WASHINGTON -- In the closing days of 2015, the lights went out across a swath of Ukraine as Russian hackers remotely took over an electric utility's control center and flipped off one power station after another, while the company's operators stared at their screens helplessly.
The next year, the same thing happened, this time around Kyiv, the capital.
Now the United States and Britain have quietly dispatched cyberwarfare experts to Ukraine in hopes of better preparing the country to confront what they think may be the next move by President Vladimir Putin of Russia as he again menaces the former Soviet republic -- not an invasion with the 175,000 troops he is massing on the border, but cyberattacks that take down the electric grid, the banking system and other critical components of Ukraine's economy and government.
Russia's goal, according to U.S. intelligence assessments, would be to make Ukraine's president, Volodymyr Zelenskyy, look inept and defenseless -- and perhaps provide an excuse for an invasion.
In one sense, the Russian cybercampaign against Ukraine never stopped, U.S. officials say, though until recently it bubbled along at a low level. But in interviews, U.S. officials and experts say the action has stepped up over the past month even while public attention has been focused on the troop buildup.
"It's a widespread campaign targeting numerous Ukrainian government agencies, including internal affairs -- the national police -- and their electric utilities," said Dmitri Alperovitch, a leading investigator of Russian cyberactivity and chairman of Silverado Policy Accelerator, a new research group in Washington.
Alperovitch, who emigrated from Russia to the United States as a child, said the Russian leader sees the cyberattacks as "preparation of the battlefield."
U.S. officials say a military invasion is far from a certainty. "The current assessment of the U.S. government is that he has not made a decision," said Jake Sullivan, President Joe Biden's national security adviser, speaking at the Council on Foreign Relations. Sullivan did not address the Russian cyberactivity, but it has been an intense focus at the White House, the CIA, the National Security Agency and United States Cyber Command, whose "cyber mission forces" are deployed to identify vulnerabilities around the world.
The Russian cyberactivity was discussed by roughly a dozen officials, who requested anonymity because the information was derived from classified intelligence and sensitive discussions about how to mitigate the Russian threat. Those conversations have focused on whether Putin thinks that a crippling of Ukraine's infrastructure could be his best hope of achieving his primary goal: ousting the Ukrainian government and replacing it with a puppet leader.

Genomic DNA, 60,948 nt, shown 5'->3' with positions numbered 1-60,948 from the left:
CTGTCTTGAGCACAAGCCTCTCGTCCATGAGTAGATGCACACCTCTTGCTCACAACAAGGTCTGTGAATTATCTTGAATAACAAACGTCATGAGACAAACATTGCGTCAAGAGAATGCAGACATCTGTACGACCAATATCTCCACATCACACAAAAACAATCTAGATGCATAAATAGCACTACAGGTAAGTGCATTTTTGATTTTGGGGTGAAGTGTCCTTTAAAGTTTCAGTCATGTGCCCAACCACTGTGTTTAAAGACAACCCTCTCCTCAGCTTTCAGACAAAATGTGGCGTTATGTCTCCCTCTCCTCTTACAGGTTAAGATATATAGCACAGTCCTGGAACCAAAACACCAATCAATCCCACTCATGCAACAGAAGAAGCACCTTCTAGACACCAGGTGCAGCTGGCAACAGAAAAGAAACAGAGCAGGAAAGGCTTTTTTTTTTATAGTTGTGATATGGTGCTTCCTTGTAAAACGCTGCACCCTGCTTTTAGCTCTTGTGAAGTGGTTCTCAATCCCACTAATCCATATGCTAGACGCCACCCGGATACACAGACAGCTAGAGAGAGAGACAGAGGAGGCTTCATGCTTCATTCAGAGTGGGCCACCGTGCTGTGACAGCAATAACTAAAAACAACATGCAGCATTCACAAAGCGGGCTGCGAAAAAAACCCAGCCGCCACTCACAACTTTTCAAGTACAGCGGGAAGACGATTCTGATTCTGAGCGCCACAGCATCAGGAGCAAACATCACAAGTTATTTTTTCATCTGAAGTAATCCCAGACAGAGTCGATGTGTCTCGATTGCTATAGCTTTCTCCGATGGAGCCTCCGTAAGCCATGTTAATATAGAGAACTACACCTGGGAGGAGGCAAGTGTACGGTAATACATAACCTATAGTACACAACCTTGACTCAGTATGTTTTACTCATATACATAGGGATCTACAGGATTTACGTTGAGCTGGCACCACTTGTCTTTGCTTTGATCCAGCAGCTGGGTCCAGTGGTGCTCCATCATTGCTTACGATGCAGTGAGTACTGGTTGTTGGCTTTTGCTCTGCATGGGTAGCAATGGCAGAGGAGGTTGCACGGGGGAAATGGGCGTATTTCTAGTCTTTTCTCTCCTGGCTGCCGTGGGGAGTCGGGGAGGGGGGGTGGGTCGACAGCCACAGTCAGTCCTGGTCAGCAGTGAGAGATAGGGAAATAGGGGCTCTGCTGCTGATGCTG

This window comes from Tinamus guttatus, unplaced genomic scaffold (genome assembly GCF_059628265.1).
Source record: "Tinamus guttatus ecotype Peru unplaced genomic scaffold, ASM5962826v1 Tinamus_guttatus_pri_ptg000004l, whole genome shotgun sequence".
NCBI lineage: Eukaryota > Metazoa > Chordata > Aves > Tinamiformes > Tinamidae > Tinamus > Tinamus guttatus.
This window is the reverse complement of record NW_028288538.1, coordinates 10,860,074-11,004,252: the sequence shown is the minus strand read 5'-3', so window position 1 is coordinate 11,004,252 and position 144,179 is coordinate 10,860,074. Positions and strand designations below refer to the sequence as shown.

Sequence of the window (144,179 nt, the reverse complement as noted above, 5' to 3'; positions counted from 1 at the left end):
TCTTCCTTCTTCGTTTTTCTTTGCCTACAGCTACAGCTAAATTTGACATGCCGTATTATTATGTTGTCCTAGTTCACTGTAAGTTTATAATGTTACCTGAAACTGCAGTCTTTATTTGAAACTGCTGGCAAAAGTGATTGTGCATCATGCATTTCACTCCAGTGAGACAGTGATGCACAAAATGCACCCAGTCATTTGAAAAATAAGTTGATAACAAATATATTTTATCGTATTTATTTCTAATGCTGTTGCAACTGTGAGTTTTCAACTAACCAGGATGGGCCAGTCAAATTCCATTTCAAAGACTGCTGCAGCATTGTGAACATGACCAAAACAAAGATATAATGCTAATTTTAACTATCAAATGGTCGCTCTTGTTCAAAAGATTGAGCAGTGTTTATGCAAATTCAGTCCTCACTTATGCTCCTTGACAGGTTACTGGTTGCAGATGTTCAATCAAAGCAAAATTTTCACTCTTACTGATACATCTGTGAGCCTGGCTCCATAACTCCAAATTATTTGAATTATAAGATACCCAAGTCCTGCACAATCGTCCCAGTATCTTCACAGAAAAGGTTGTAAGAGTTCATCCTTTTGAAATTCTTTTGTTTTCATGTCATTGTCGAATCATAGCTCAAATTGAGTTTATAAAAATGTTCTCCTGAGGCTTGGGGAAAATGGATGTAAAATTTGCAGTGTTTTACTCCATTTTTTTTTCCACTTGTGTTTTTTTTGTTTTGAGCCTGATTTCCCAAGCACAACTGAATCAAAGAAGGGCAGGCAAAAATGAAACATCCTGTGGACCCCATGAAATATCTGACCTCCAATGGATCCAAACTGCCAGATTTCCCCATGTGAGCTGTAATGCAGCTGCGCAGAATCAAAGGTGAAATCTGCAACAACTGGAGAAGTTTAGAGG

The calculus, one senior intelligence official said, would be that such an attack would not require him to occupy the country -- or suffer as many of the sanctions that would almost certainly follow am actual invasion.
While neither government would provide details, officials said the United States was considering a larger deployment, including resources from U.S. Cyber Command. But it is unclear how much good a bigger team could do beyond demonstrating support.
"There's too much to patch," one U.S. official said.
The Ukrainian grid was built in the days of the Soviet Union, connected to Russia's. It has been upgraded with Russian parts.
The software is as familiar to the attackers as to its operators. And while Ukraine has repeatedly vowed to fix its system, Putin's hackers, or at least teams loyal to him, have shown time and time again that they know how to bring parts of the country to a halt.
The 2015 attack, which began in late December, was particularly instructive. It was directed at a major operator of Ukraine's grid.
Videos taken during the attack showed a skeleton crew of operators -- the attackers knew the holidays would be a particularly vulnerable time -- struggling to understand what was happening as hackers took over their screens remotely. Substations were flipped off. Neighborhood by neighborhood, lights went dark.
"It was jaw-dropping for us," Andy Ozment, who ran cyberemergency response for the Department of Homeland Security and helped investigate the attacks, said at the time. "The exact scenario we were worried about wasn't paranoia. It was playing out before our eyes."
The hackers had a final flourish: The last thing they turned off was the emergency power at the utility company's operations center, so that the Ukrainian workers were left sitting in their seats in the dark, cursing.
With the holidays approaching again, U.S. officials say they are on high alert. But if Putin does launch a cyberattack, either as a stand-alone action or as a precursor to a real-world attack, it will most likely come after Orthodox Christmas, at the end of the first week of January, according to people briefed on the intelligence.
U.S. and allied officials have discussed a variety of sanctions that could possibly deter Russia. But all the measures that could possibly cut deep enough for Russia to care would also cause pain in Europe, which is highly dependent on Russia for winter energy supplies.
Sen. Angus King, I-Maine, a member of the Senate Intelligence Committee, said that if an invasion does take place, the first sign will be in cyberspace.
"I don't think there's a slightest doubt that if there is an invasion or other kind of incursion into Ukraine, it will start with cyber," he said.
King has long argued that the United States and its allies need to think more deeply about how to deter cyberattacks. The United States, King said, should issue a declaratory policy about what the consequences for such attacks will be.
"So the question is," King said, "what are our tools to to deter that?"